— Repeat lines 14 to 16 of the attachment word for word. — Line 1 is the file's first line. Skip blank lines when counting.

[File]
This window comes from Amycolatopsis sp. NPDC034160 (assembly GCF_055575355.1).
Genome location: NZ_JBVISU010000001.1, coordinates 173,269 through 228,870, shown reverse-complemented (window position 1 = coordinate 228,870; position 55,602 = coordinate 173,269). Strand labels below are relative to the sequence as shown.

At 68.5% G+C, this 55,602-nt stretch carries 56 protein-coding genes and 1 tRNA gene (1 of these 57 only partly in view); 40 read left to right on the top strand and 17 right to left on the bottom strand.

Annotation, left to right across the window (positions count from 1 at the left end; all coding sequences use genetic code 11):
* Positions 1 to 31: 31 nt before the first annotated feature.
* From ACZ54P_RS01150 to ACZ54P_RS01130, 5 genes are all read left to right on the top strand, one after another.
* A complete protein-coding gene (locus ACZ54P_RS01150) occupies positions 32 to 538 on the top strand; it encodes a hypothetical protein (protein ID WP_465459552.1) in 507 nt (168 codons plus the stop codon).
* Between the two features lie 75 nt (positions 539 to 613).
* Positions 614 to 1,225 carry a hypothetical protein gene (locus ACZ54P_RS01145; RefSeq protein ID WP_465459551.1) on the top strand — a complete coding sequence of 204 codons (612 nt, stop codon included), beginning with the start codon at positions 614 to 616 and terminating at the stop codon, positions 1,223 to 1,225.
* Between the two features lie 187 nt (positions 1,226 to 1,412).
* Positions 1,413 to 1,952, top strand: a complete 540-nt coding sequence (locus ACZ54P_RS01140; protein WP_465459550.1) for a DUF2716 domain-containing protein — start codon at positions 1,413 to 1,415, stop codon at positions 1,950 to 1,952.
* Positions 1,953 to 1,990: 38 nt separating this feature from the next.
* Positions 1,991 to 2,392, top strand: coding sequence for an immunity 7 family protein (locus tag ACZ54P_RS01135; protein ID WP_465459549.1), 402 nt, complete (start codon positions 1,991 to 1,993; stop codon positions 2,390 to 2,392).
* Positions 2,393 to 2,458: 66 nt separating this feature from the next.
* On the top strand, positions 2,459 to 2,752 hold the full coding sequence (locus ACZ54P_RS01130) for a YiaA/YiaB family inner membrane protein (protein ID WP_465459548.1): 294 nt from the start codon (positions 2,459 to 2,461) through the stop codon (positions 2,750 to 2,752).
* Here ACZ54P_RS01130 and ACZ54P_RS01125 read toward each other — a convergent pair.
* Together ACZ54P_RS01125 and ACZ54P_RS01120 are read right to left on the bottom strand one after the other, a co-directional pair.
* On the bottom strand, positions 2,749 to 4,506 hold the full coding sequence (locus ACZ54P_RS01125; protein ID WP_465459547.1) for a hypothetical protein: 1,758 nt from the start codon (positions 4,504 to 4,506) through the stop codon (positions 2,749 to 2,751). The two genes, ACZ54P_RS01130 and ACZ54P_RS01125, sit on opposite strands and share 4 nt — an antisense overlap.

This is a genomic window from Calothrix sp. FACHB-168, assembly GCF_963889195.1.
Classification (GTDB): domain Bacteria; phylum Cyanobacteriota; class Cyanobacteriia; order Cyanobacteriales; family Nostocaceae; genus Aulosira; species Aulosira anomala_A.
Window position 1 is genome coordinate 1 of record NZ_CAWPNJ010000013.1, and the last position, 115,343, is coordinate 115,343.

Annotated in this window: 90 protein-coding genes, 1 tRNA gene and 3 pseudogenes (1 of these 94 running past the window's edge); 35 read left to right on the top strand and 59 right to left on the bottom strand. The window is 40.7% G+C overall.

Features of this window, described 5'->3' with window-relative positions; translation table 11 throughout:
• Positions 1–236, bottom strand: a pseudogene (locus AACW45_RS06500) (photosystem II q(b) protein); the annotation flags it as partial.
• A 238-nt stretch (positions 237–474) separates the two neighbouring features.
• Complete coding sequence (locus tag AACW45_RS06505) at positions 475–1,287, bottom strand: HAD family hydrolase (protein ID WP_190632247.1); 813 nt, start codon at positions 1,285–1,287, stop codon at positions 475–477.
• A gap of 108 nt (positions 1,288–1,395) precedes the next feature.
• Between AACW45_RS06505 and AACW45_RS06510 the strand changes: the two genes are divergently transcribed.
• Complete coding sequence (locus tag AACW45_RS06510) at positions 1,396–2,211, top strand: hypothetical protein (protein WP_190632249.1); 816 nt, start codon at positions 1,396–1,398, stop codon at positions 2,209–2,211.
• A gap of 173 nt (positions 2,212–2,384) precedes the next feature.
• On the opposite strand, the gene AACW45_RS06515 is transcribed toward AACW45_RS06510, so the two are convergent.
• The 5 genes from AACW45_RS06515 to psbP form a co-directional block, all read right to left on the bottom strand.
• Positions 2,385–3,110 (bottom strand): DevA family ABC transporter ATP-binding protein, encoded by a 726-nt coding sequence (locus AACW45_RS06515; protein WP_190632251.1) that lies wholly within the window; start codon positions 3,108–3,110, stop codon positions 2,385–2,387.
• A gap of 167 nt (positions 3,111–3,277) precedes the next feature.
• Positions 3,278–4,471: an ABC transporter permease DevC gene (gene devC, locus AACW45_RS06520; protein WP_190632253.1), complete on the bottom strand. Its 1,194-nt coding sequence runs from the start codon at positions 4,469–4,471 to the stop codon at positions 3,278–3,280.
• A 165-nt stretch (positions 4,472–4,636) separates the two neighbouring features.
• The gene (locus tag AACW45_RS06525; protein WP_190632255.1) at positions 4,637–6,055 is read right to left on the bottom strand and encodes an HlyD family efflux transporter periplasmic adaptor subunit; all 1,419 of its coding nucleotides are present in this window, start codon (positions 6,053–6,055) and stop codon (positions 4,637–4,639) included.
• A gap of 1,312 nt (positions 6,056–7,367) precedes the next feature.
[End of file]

* Positions 2,393 to 2,458: 66 nt separating this feature from the next.
* On the top strand, positions 2,459 to 2,752 hold the full coding sequence (locus ACZ54P_RS01130) for a YiaA/YiaB family inner membrane protein (protein ID WP_465459548.1): 294 nt from the start codon (positions 2,459 to 2,461) through the stop codon (positions 2,750 to 2,752).
* Here ACZ54P_RS01130 and ACZ54P_RS01125 read toward each other — a convergent pair.